"The woman who was a battered wife and has escaped knows the answer: reality is when something is happening to you and you know it and can say it and when you say it other people understand what you mean and believe you. That is reality, and the battered wife, imprisoned alone in a nightmare that is happening to her, has lost it and cannot find it anywhere."
Compared with the earth, none of us are around for very long. We are, to the cosmos, ephemerons. Our little lives blink on for a moment and then go dark. Nothing truly important can be achieved in a single lifetime [Nothing?! I think it was Reagan who ended the cold war, and JFK would have but for the CIA et. al.]. We must work toward something greater than ourselves. We must live fully, as Dworkin did, by summoning the courage to confront the starkness of the human condition and demanding justice, not because it will be achieved, since in its perfect form it will never be achieved, but because it defines us as distinct and sentient individuals. Justice cannot be fought for in the abstract. It must be grounded in a concrete confrontation with power -- which is almost always embedded in white, male patriarchy -- on behalf of the oppressed. This means sustained acts of defiance and civil disobedience that shut down city roads, airports and pipelines. Corporate capitalism and imperialism, which created the ecological debacle, will be destroyed or these forces will kill us in an unprecedented global genocide.
"The struggle for climate justice is a struggle at the crossroads of historic and present injustices and a looming disaster that will prove to be, if allowed to unfold unchecked, the mother of all injustices," writes Wen Stephenson. "Because the disaster that is unfolding now will not only compound the suffering of those already oppressed (indeed, is already compounding it); it may very well foreclose any hope of economic stability and social justice for current and future generations. Why, then, does the term 'climate justice' barely register in the American conversation about climate change? Lurking in that question is a tension at the heart of the climate struggle: a tension between the 'mainstream' climate movement (dominated by largely white, well-funded, and Washington-focused green NGOs) and those -- most often people of color -- who have been fighting for social and environmental justice for decades."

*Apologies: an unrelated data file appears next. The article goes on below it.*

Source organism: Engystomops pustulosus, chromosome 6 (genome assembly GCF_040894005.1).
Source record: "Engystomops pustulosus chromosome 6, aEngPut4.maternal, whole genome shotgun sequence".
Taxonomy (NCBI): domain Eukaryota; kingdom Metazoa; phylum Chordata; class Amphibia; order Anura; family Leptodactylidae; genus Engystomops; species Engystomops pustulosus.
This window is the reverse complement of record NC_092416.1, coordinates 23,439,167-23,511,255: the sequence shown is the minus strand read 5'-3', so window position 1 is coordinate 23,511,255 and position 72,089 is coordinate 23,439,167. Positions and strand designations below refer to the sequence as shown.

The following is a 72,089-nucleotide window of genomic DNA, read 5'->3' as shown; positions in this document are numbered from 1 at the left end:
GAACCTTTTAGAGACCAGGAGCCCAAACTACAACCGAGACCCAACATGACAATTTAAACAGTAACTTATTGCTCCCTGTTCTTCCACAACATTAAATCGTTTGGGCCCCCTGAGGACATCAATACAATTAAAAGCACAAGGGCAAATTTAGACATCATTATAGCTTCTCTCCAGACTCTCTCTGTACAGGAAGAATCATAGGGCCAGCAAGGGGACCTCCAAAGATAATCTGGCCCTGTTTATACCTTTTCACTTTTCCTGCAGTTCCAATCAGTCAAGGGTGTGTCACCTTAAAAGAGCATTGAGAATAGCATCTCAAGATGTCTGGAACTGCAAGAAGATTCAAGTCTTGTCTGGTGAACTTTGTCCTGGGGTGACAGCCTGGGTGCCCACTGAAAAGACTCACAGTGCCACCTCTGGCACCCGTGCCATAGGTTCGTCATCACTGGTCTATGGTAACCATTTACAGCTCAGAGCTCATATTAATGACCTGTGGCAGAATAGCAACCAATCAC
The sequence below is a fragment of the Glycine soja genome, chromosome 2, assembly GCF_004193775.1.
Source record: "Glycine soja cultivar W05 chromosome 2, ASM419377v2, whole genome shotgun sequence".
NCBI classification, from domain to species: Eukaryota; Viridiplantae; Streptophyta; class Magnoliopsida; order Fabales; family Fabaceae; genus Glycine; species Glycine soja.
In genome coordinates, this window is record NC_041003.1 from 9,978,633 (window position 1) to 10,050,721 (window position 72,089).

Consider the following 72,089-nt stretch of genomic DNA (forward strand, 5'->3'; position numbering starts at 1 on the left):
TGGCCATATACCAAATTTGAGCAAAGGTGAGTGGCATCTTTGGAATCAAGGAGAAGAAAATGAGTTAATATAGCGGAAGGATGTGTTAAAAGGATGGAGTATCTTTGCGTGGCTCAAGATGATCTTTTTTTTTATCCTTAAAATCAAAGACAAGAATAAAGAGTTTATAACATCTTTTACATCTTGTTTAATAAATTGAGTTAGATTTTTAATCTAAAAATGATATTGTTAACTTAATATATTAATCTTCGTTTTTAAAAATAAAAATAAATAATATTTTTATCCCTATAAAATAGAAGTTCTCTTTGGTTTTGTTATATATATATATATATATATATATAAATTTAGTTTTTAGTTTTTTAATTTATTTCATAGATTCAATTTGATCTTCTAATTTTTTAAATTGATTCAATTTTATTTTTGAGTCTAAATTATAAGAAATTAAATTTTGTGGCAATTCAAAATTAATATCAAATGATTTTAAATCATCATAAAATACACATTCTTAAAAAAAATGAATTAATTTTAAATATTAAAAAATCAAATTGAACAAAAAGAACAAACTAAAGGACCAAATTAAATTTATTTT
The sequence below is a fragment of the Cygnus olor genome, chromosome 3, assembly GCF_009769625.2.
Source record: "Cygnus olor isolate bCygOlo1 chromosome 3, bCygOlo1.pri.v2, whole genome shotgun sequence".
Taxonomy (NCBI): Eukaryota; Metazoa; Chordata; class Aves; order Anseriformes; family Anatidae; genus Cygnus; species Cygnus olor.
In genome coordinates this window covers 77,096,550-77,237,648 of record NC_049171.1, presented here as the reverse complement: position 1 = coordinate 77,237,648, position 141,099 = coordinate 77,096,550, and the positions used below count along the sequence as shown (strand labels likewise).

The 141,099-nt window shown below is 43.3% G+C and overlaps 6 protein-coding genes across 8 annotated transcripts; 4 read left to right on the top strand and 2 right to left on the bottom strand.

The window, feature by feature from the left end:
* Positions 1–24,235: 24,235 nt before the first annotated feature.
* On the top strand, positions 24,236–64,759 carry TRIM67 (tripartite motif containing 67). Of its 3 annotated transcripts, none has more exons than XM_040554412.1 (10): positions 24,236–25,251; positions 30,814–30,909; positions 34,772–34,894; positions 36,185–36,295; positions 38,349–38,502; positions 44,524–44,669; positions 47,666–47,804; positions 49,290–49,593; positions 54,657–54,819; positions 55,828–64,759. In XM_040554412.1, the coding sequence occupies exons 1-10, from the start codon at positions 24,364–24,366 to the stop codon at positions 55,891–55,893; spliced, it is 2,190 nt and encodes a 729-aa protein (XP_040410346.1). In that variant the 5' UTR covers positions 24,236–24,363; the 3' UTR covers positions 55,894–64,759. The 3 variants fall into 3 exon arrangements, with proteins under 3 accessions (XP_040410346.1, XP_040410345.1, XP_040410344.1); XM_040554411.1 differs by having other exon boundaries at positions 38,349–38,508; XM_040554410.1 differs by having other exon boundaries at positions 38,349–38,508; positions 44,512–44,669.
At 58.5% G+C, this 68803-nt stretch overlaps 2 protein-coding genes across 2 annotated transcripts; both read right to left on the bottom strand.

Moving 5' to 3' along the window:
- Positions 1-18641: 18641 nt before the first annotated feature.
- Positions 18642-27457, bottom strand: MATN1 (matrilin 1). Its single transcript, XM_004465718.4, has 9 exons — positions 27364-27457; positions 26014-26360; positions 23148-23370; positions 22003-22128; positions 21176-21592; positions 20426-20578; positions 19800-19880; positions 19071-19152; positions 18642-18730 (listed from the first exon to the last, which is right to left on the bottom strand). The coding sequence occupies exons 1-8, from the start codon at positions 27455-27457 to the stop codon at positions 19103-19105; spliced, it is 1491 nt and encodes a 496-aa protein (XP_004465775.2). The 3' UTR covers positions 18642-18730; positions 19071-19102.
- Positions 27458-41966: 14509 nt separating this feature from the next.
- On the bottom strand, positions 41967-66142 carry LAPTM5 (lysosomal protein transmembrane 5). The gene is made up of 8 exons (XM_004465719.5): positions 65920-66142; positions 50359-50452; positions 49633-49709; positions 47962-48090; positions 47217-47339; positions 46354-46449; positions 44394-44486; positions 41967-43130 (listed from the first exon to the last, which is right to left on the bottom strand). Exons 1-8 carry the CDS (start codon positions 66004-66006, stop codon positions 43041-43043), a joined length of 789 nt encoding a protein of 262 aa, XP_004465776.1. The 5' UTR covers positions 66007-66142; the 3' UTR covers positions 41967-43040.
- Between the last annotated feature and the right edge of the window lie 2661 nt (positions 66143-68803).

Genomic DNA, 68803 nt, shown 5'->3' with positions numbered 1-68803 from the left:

[Well, I do hear ad hominem attacks on Greta from many sources, for example. Is that necessary to make someone feel somehow righteous? Can we even think about the possibility of Tulsi or Marianne listening to Paul Beckwith, and encouraging it? I mention those names in my earlier comment, to note that Chris encourages everyone to get in the streets, do this and that, but never directly advocates for the people we should be getting behind, to at least end what suffering we can while we can, as in ending regime change wars (the only kind I know of).]
Resistance grounded in action is its own raison d'être. It is catharsis. It brings us into a community with others who are coping with the darkness by naming it but refusing to submit to it. And in that act of resistance we find emotional wholeness, genuine hope and even euphoria, if not an ultimate victory. [Chris' action? Have another kid or two, don't dare talk about 9/11that sine qua non for where we are todayplagiarize freely and dismiss it with a wave of the hand, as most any preacher will happily do.]
"The certitude that there is no salvation is a form of salvation, in fact is salvation," wrote E.M. Cioran. "Starting from here, one might organize our own life as well as construct a philosophy of history: the insoluble as solution, as the only way out."
As the Grand Inquisitor pointed out in "The Brothers Karamazov," those who possess the emotional and intellectual fortitude to face what lies before them will always be in the minority. There is a numbing comfort that comes with surrendering moral autonomy for abject servility and obedience, and this comfort is especially attractive in a crisis.
"No doubt there will be free societies in the future as there have been in the past," writes the philosopher John Gray in "Straw Dogs: Thoughts on Humans and Other Animals." "But they will be rare, and variations on anarchy and tyranny will be the norm. The needs that are met by tyrants are as real as those to which freedom answers; sometimes they are more urgent. Tyrants promise security -- and release from the tedium of everyday existence. To be sure, this is only a confused fantasy. The drab truth of tyranny is a life spent in waiting. But the perennial romance of tyranny comes from its promising its subjects a life more interesting than any they can contrive for themselves. Whatever they become, tyrannies begin as festivals of the depressed. Dictators may come to power on the back of chaos, but their unspoken promise is that they will relieve the boredom of their subjects."
And yet, no more than 3% to 5% of the population need be engaged to challenge despotic power. This means, first, naming and accepting reality. It will not be easy. It means grieving for what is to come, for there is certain to be mass death. It means acting, even if defeat is certain, to thwart those who would extinguish us. Extinction Rebellion plans to occupy and shut down major city centers around the globe in October. This is a good place to start. By defying the forces of death, we affirm life. [They may as well fight the rising and setting of the sun, dismiss the laws of entropy, or work to defy gravity. There already is mass death from climate change, wars, economic oppression, etc. On the other hand, ER could look at the actual problems as folks like Paul Beckwith and Guy McPherson have so clearly done, and understand what the problems actually are, rather than shouting at politicians. Awareness remains the first step to change, as far as I know.]